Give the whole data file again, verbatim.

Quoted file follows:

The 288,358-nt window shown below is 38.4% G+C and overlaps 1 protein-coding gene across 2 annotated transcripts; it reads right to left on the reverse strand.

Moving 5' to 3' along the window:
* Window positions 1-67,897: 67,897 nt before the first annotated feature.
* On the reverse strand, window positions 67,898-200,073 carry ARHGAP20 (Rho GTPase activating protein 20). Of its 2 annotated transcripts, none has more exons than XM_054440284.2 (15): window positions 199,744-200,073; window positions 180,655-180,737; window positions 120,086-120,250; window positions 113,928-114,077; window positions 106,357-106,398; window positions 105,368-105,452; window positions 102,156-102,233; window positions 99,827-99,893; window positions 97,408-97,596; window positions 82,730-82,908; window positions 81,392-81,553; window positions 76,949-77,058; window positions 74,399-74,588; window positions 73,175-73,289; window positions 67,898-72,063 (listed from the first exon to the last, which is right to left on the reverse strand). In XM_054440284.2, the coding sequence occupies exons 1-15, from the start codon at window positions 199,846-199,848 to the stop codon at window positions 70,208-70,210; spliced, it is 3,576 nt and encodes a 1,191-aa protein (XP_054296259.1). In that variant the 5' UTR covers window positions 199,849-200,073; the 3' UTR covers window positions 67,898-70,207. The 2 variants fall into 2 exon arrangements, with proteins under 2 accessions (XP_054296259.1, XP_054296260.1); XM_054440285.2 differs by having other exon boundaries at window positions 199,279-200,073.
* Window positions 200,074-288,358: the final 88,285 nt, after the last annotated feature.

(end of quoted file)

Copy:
The 288,358-nt window shown below is 38.4% G+C and overlaps 1 protein-coding gene across 2 annotated transcripts; it reads right to left on the reverse strand.

Moving 5' to 3' along the window:
* Window positions 1-67,897: 67,897 nt before the first annotated feature.
* On the reverse strand, window positions 67,898-200,073 carry ARHGAP20 (Rho GTPase activating protein 20). Of its 2 annotated transcripts, none has more exons than XM_054440284.2 (15): window positions 199,744-200,073; window positions 180,655-180,737; window positions 120,086-120,250; window positions 113,928-114,077; window positions 106,357-106,398; window positions 105,368-105,452; window positions 102,156-102,233; window positions 99,827-99,893; window positions 97,408-97,596; window positions 82,730-82,908; window positions 81,392-81,553; window positions 76,949-77,058; window positions 74,399-74,588; window positions 73,175-73,289; window positions 67,898-72,063 (listed from the first exon to the last, which is right to left on the reverse strand). In XM_054440284.2, the coding sequence occupies exons 1-15, from the start codon at window positions 199,846-199,848 to the stop codon at window positions 70,208-70,210; spliced, it is 3,576 nt and encodes a 1,191-aa protein (XP_054296259.1). In that variant the 5' UTR covers window positions 199,849-200,073; the 3' UTR covers window positions 67,898-70,207. The 2 variants fall into 2 exon arrangements, with proteins under 2 accessions (XP_054296259.1, XP_054296260.1); XM_054440285.2 differs by having other exon boundaries at window positions 199,279-200,073.
* Window positions 200,074-288,358: the final 88,285 nt, after the last annotated feature.